a) Prosecution This is reserved for the more serious or repeated offences. In some cases, prosecution action can be taken straight away while, in others, it can only be taken if a formal Notice has been served and the Conditions ignored or breached.
b) Simple Caution This is a course of action which may be offered as an alternative to prosecution. The offender admits guilt and, if further offences are committed, the Caution may be taken into account by a Court if prosecution action is then taken.
c) Formal Notice A Notice may be served requiring specified actions to be taken, usually within a time limit. In most cases, there is the right of Appeal against a Notice. Subject to any Appeal decision, it is an offence to fail to comply with a Notice.
d) Works in Default In some cases, if the business or individual fails to carry out required works, the Council may do the work itself and raise a reasonable charge for doing so. Works in Default may include the confiscation of equipment causing noise or other nuisance, after a Notice had been served and ignored. If the Council has undertaken the works, then doing so does not preclude prosecution in suitable circumstances.
e) Revocation, Variation or Suspension If a Licence or Authorisation is needed to operate a business, this may be revoked, suspended or varied if the conditions are breached. There is usually a right of Appeal.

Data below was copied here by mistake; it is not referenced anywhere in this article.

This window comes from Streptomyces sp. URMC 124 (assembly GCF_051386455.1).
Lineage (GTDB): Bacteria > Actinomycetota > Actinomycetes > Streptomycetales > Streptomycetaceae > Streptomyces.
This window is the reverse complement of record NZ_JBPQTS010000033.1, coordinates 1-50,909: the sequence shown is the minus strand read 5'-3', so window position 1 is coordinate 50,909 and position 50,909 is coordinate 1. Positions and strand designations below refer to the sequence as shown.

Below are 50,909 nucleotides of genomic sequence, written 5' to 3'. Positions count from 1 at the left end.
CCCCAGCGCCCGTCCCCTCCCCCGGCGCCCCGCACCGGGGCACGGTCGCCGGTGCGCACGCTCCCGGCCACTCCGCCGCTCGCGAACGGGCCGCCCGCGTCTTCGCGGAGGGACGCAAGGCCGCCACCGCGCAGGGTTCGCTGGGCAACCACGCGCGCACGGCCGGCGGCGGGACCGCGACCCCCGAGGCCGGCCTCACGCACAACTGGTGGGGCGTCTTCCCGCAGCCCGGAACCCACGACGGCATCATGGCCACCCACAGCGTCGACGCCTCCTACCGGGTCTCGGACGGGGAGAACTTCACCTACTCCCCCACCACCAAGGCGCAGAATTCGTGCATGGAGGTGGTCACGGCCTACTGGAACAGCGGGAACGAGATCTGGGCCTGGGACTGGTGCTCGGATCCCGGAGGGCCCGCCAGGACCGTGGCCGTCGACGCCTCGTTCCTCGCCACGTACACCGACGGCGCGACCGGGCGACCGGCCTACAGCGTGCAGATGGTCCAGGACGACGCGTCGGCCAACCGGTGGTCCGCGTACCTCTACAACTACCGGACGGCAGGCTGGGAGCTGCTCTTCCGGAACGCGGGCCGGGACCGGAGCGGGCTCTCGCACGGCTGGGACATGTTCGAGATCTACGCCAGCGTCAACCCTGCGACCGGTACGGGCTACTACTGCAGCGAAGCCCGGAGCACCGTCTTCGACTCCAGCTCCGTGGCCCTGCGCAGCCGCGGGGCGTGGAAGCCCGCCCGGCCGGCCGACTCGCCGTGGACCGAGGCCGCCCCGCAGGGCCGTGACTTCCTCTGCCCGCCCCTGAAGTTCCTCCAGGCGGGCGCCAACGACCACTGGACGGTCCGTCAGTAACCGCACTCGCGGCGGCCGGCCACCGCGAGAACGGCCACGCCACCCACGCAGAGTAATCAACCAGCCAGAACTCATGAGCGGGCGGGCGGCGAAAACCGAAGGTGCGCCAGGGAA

f) Written Warning Minor breaches may be dealt with by no more than a warning, which will be retained on file for future reference.
g) Fixed Penalty A Notice may be issued rquiring payment of a fixed sum for offences such as dog fouling.
The decision to prosecute is not taken lightly and involves a number of stages, following a detailed Procedure.
Firstly, the Investigating Officer will assemble the evidence and examine the results in the light of two Tests, these being:
a) the Evidential Test. The strength of the evidence will be tested. Prosecution will not take place unless there is a reasonable prospect of success.
b) the Public Interest Test. A large number of factors will be weighed to determine whether or not prosecution would be in the public interest.
These factors include the number of people affected by the offence, the degree of damage, risk or harm, the attitude and history of the alleged offender, the likelihood of the offence being repeated, whether there may have been malice or harassment, and many more.
If the case passes both tests, the investigating officer must satisfy two levels of line management, the Licensing and Enforcement Committee and/or the relevant Cabinet Member of the Council that prosecution is the appropriate option. There will also be close and regular liaison with the Council’s Solicitor during the preparation of the case. At each of these stages, the alternatives to prosecution will be discussed.
Even when the decision to prosecute has been made, it is kept under review and may be changed right up until the hearing.
No, the decision is not taken lightly!
Who can we go to for more advice?
Any of the Environmental Health staff will be happy to help you. If they cannot give the advice you need themselves, they will put you in touch with a colleague who can. Contact Us .
A copy of the more detailed Environmental Health Enforcement Policy 2010 [pdf] 160KB is available.